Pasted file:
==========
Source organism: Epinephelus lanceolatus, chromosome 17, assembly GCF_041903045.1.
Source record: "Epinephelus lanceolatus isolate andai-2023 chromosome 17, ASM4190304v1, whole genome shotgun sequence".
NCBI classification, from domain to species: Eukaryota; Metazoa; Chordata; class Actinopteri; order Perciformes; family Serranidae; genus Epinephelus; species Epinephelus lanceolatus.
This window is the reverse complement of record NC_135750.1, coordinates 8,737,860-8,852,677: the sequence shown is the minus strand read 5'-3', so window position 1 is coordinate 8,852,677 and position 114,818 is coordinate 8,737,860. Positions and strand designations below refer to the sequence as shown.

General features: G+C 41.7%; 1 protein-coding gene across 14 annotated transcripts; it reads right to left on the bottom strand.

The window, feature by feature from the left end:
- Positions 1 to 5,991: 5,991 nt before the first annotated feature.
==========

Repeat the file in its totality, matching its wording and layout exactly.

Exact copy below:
Source organism: Epinephelus lanceolatus, chromosome 17, assembly GCF_041903045.1.
Source record: "Epinephelus lanceolatus isolate andai-2023 chromosome 17, ASM4190304v1, whole genome shotgun sequence".
NCBI classification, from domain to species: Eukaryota; Metazoa; Chordata; class Actinopteri; order Perciformes; family Serranidae; genus Epinephelus; species Epinephelus lanceolatus.
This window is the reverse complement of record NC_135750.1, coordinates 8,737,860-8,852,677: the sequence shown is the minus strand read 5'-3', so window position 1 is coordinate 8,852,677 and position 114,818 is coordinate 8,737,860. Positions and strand designations below refer to the sequence as shown.

General features: G+C 41.7%; 1 protein-coding gene across 14 annotated transcripts; it reads right to left on the bottom strand.

The window, feature by feature from the left end:
- Positions 1 to 5,991: 5,991 nt before the first annotated feature.